Speaker 2:

Well, you know, I feel like there's been a lot of activity over the last couple months. And so there was the recent back in September of 2022, the, the DOJ memorandum and the title of it was, um, further revisions to Corporate Criminal Enforcement policies following discussions with Corporate Crime Advisory Group, what a title. Um, but that combined with the OIGs revisions of certain, uh, language and, and certain, uh, corporate integrity agreements regarding really the role of compliance officers and compliance committees. And I'm really thinking of the, the biotron and the vision quest, um, CIAs over the last couple of years. But do you feel that 2023 we'll see an increase in government enforcement activity, particularly through corporate integrity agreements?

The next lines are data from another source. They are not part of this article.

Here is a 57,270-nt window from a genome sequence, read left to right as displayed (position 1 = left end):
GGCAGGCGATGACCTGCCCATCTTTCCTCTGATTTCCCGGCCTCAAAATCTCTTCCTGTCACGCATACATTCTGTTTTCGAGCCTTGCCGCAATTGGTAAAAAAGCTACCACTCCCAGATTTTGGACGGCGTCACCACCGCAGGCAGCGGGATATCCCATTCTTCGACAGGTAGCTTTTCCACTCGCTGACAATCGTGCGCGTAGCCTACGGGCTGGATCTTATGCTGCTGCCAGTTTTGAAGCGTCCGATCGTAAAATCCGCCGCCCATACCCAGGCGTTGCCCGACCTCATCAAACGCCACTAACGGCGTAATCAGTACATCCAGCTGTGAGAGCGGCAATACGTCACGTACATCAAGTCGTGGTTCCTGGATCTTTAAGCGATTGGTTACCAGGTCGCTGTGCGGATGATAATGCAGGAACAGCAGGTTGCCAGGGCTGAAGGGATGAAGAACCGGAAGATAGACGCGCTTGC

Speaker 3: